Changing the scene

GVL / Courtesy

GVL / Courtesy

Shelby Pendowski

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Grand Valley State University student Kyle Norton began playing instruments at a young age, and when he came to college he decided to use his musical talents to form the one-man band the Nortroniks. After years of developing as a solo electronic music artist, Norton has expanded the band to include drummer Christian Grow, who is also a GVSU student.

“I actually transferred to Grand Valley and I had like no friends and I got into the music program,” Norton said. “I had always been in bands in high school and stuff, so I just really wanted to make music and had no one to do it with so I started making electronic music and really enjoyed it.”

A couple of years ago, Norton signed with Detroit record label Young Heavy Souls. Since the pairing, he has produced multiple albums including his newest “Greater Colors” that was released in October 2013.

“I think what inspires me is probably how crappy the electronic music scene is,” Norton said. “It is just so full of artists just ripping each other off and there is not a lot of soul to it like other scenes, so I thought I could do something different with it.

“I come from an indie music background so I wanted to add like more of a human element to it, so that is why I keep making it and keep trying to add more things to it.”

Regularly, Norton and Grow invite other musicians who play various types of instruments to play alongside them at shows. Recently at a performance at Founders Brewing Company in downtown Grand Rapids, the duo jammed alongside a saxophonist. It is musical additions such as this that sets the Nortroniks apart, Norton said.

The Nortroniks are hitting the road and will travel across the country in March to begin a short tour including a performance at the Serenity Gathering Music Festival in San Diego, Calif.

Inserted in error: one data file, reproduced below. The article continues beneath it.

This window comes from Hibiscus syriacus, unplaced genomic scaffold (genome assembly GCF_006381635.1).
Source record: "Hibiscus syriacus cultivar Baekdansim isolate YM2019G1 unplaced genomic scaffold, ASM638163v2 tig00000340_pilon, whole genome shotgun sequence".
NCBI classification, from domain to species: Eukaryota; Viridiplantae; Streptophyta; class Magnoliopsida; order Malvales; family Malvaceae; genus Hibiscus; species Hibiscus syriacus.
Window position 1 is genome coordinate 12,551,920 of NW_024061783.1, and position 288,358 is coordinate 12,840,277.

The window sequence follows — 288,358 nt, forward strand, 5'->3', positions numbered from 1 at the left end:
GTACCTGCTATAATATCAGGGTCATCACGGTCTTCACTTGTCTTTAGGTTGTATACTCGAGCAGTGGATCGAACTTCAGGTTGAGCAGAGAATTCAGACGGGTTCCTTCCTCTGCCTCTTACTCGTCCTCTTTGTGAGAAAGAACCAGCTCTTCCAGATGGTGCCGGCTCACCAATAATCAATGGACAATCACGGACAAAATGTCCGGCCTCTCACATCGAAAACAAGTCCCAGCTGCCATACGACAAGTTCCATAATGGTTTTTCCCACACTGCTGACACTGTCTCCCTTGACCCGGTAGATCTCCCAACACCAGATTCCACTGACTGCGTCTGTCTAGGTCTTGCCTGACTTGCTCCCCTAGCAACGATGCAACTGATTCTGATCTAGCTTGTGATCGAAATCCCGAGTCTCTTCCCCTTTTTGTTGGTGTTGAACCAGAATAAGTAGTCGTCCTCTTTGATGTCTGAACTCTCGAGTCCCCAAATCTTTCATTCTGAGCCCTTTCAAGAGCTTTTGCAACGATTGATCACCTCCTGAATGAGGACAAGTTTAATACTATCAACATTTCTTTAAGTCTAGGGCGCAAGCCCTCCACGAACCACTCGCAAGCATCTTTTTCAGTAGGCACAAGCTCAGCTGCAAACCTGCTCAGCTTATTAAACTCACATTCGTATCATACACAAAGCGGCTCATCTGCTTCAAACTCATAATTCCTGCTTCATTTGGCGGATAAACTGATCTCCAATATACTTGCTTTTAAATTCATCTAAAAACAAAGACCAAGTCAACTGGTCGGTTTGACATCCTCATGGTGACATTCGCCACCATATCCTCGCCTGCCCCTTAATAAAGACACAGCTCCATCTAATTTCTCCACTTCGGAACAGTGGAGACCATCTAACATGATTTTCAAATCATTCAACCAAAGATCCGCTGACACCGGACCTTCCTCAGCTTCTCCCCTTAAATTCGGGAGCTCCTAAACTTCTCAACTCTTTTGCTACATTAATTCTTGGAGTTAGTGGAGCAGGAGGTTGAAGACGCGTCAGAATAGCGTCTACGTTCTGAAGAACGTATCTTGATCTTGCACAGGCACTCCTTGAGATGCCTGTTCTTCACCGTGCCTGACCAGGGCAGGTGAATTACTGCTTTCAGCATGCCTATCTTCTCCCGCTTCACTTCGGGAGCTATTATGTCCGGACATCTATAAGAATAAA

“When I was making electronic music (when I first started), I put it on the Internet just messing around, and the guy from my record label saw it and he was like, ‘Hey, I really like this stuff and you should make a release,’” Norton said. “I just booked this music festival out in California and then…through each person that I have met I got another show and then it turned into a mini-tour.”

The Serenity Gathering Music Festival features hundreds of bands throughout the four-day festival.

“I am looking forward to it because it is like bigger crowds that don’t know my music,” Norton said. “It is just a really great way to get out there and show it to different people.”

This will be the first time the Nortroniks will perform in California, and their trip to the West Coast will conclude with a radio appearance on “Culture Remixed” in Los Angeles.

“(Music) makes people move and is really cool to see,” Norton said. “It is the coolest thing to see people like when your music gets more energized…it is a good feeling that something you created is making people act that way.”

The Nortoniks next local appearance will be on Feb. 21 at Bells Brewery in Kalamazoo.